We went to Uganda to support Abitimo Odongkara in her work in education and peace-building in civil-war ravaged northern Uganda, where 20,000 children have been abducted by the rebels, and over a million people forced into Internally Displaced Persons (IDP) camps.
I would say that our major contribution ended up being in building the capacity for trauma healing, the thing I wanted to do most, but thought was least likely. We are trained in a shared listening form of peer counseling, and had two distinct opportunities in this area that merged into one by our final weekend.
Meeting with Young Adults: Telling Our Stories – Listenening to Theirs
The first set of engagements was with a group of young people, ages 19-29, that a young man in Abitimo’s household had gathered together (she has cared for countless war orphans over the years). Abitimo had taught them some of these shared listening skills and they were eager for more.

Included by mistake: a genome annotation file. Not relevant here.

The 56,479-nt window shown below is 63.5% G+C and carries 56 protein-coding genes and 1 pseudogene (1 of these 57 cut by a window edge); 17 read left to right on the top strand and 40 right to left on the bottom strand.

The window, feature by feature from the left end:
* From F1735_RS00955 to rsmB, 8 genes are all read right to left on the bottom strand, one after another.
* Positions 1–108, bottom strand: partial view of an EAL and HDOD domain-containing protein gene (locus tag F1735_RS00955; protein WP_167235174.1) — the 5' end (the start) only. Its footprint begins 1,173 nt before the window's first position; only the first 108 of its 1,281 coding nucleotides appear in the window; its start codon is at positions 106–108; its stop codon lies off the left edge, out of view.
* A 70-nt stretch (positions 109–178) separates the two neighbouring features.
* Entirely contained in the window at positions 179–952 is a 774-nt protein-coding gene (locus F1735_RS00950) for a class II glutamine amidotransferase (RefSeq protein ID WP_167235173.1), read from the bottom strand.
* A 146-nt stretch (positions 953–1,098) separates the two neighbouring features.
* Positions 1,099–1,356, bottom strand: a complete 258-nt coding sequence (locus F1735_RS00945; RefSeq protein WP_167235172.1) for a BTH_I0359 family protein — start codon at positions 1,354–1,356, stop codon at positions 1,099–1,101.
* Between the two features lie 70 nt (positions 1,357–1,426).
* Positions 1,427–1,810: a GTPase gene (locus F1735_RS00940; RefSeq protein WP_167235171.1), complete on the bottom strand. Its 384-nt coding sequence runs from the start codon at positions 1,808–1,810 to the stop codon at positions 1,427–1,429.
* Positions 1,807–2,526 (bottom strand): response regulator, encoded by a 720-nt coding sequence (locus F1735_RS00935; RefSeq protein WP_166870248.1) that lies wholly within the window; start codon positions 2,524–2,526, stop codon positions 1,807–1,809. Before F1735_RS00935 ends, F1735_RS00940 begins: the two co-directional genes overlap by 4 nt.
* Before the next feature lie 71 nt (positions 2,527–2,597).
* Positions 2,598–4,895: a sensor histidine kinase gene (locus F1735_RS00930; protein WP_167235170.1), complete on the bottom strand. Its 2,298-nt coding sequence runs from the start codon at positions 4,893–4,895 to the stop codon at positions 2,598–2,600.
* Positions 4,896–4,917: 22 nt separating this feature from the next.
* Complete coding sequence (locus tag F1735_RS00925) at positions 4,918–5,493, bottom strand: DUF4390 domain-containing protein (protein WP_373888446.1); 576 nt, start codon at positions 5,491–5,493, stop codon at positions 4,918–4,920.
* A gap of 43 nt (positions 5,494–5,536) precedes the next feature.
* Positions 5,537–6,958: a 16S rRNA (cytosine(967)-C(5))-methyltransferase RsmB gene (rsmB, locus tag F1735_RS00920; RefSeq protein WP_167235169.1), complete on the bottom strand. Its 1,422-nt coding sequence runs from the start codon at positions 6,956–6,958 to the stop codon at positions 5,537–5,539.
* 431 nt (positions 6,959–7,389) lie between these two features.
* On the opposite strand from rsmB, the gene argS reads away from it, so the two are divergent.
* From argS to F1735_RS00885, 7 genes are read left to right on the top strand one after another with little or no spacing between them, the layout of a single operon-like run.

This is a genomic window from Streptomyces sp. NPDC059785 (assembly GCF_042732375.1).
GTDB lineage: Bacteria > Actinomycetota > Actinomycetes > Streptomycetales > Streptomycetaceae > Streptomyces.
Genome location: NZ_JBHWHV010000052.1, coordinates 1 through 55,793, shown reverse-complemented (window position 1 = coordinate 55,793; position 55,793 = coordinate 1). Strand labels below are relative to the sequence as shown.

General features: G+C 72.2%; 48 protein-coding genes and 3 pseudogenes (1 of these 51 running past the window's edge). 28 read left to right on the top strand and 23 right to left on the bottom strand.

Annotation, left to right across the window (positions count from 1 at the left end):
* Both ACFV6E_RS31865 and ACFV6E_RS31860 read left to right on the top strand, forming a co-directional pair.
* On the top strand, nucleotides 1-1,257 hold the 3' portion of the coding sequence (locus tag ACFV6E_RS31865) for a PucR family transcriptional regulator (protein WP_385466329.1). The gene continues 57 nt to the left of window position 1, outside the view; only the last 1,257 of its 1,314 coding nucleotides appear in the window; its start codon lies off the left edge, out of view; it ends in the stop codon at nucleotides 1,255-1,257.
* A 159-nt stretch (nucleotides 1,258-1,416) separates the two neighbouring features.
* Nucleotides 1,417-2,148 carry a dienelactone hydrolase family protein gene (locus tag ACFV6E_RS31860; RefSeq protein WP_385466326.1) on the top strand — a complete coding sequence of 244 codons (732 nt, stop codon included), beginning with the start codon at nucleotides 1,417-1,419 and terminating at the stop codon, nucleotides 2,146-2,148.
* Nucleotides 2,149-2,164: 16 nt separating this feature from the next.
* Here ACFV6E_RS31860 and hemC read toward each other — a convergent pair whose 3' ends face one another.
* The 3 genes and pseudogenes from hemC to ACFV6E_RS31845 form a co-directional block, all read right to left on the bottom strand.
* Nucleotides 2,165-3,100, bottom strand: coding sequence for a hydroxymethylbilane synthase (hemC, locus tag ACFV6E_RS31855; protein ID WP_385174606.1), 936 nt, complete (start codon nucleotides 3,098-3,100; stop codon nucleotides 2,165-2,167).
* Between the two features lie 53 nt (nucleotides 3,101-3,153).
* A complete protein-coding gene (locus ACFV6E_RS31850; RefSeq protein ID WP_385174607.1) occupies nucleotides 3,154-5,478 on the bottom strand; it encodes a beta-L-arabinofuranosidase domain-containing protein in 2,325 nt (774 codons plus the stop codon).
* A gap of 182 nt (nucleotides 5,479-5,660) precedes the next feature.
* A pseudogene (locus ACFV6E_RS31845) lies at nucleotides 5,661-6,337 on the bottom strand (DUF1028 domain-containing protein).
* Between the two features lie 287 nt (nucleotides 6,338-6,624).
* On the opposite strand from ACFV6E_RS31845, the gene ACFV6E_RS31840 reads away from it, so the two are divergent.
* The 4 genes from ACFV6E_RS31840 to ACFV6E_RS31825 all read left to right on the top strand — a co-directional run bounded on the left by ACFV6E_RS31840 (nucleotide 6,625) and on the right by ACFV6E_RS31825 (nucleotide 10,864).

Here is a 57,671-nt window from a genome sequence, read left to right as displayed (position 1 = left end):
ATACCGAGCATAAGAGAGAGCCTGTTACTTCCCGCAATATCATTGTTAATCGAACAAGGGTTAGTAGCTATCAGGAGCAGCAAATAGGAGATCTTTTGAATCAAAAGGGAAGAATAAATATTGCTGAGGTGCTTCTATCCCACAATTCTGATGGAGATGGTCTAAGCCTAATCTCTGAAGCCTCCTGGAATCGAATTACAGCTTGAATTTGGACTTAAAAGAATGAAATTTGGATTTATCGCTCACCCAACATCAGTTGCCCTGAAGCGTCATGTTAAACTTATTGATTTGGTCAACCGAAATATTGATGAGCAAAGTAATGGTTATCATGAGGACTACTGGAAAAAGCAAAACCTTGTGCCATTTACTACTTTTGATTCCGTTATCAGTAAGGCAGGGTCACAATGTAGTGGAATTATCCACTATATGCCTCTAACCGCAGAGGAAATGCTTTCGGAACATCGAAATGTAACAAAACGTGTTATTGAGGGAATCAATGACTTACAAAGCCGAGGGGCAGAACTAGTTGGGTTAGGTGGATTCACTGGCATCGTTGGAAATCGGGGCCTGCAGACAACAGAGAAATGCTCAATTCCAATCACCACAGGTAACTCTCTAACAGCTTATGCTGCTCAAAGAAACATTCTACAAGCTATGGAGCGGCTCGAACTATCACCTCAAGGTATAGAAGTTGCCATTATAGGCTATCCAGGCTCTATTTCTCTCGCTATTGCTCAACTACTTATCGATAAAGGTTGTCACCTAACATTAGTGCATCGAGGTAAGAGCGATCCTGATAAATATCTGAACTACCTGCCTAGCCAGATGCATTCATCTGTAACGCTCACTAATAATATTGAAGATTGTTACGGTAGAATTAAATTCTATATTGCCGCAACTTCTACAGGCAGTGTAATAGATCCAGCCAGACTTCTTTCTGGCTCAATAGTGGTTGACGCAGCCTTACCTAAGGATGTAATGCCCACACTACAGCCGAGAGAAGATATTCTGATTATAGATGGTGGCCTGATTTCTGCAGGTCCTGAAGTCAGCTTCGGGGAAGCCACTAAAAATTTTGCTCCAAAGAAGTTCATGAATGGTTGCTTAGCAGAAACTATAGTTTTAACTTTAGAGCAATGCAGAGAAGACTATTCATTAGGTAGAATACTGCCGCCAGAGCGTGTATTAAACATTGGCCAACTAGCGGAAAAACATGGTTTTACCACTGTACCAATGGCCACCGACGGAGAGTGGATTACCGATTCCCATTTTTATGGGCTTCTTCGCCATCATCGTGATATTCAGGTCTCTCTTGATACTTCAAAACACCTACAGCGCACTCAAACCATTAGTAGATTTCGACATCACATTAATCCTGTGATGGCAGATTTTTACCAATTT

We arrive at a in the only transport available—an ancient pick-up truck, the interior worn down to the metal, door handles to stubs, too many cracks in the windshield to count. Waiting to greet us in the late afternoon shade, is a group of young men and women. We’ve never been here, don’t know any of these young people. Yet they know our friend and are eager to learn what we have to share about peer counseling. In less than an hour we are scattered around the yard in groups of three, sharing life stories.